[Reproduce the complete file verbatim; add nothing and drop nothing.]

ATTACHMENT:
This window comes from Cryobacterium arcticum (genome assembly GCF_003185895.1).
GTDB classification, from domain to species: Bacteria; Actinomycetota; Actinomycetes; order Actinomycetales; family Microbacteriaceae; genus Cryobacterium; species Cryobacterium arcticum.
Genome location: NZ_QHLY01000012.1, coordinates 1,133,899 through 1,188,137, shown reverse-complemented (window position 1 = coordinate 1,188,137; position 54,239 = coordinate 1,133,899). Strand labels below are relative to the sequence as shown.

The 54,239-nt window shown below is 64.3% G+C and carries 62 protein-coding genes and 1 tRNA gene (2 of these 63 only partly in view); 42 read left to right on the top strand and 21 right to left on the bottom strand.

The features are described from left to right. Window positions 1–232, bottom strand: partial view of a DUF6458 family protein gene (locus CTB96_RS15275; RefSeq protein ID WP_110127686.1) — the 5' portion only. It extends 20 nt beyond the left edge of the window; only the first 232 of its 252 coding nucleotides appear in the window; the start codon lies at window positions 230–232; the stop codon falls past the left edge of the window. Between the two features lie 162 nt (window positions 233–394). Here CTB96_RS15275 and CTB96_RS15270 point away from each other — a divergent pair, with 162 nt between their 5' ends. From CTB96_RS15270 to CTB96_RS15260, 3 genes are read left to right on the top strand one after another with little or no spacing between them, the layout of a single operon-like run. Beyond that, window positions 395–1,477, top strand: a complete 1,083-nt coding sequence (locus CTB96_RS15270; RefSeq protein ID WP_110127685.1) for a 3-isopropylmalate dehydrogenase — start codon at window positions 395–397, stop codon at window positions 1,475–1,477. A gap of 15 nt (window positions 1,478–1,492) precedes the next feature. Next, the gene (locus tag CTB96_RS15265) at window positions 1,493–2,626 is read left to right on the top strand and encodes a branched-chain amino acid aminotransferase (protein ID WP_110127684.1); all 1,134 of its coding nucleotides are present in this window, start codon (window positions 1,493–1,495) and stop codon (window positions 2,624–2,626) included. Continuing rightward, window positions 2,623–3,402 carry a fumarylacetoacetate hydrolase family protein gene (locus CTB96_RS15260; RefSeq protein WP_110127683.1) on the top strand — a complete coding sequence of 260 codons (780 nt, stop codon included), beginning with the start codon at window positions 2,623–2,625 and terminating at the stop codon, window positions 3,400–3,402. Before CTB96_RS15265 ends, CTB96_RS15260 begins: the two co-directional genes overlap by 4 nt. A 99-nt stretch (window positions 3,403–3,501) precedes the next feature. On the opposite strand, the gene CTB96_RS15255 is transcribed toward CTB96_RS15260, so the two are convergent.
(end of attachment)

This window comes from Cryobacterium arcticum (genome assembly GCF_003185895.1).
GTDB classification, from domain to species: Bacteria; Actinomycetota; Actinomycetes; order Actinomycetales; family Microbacteriaceae; genus Cryobacterium; species Cryobacterium arcticum.
Genome location: NZ_QHLY01000012.1, coordinates 1,133,899 through 1,188,137, shown reverse-complemented (window position 1 = coordinate 1,188,137; position 54,239 = coordinate 1,133,899). Strand labels below are relative to the sequence as shown.

The 54,239-nt window shown below is 64.3% G+C and carries 62 protein-coding genes and 1 tRNA gene (2 of these 63 only partly in view); 42 read left to right on the top strand and 21 right to left on the bottom strand.

The features are described from left to right. Window positions 1–232, bottom strand: partial view of a DUF6458 family protein gene (locus CTB96_RS15275; RefSeq protein ID WP_110127686.1) — the 5' portion only. It extends 20 nt beyond the left edge of the window; only the first 232 of its 252 coding nucleotides appear in the window; the start codon lies at window positions 230–232; the stop codon falls past the left edge of the window. Between the two features lie 162 nt (window positions 233–394). Here CTB96_RS15275 and CTB96_RS15270 point away from each other — a divergent pair, with 162 nt between their 5' ends. From CTB96_RS15270 to CTB96_RS15260, 3 genes are read left to right on the top strand one after another with little or no spacing between them, the layout of a single operon-like run. Beyond that, window positions 395–1,477, top strand: a complete 1,083-nt coding sequence (locus CTB96_RS15270; RefSeq protein ID WP_110127685.1) for a 3-isopropylmalate dehydrogenase — start codon at window positions 395–397, stop codon at window positions 1,475–1,477. A gap of 15 nt (window positions 1,478–1,492) precedes the next feature. Next, the gene (locus tag CTB96_RS15265) at window positions 1,493–2,626 is read left to right on the top strand and encodes a branched-chain amino acid aminotransferase (protein ID WP_110127684.1); all 1,134 of its coding nucleotides are present in this window, start codon (window positions 1,493–1,495) and stop codon (window positions 2,624–2,626) included. Continuing rightward, window positions 2,623–3,402 carry a fumarylacetoacetate hydrolase family protein gene (locus CTB96_RS15260; RefSeq protein WP_110127683.1) on the top strand — a complete coding sequence of 260 codons (780 nt, stop codon included), beginning with the start codon at window positions 2,623–2,625 and terminating at the stop codon, window positions 3,400–3,402. Before CTB96_RS15265 ends, CTB96_RS15260 begins: the two co-directional genes overlap by 4 nt. A 99-nt stretch (window positions 3,403–3,501) precedes the next feature. On the opposite strand, the gene CTB96_RS15255 is transcribed toward CTB96_RS15260, so the two are convergent.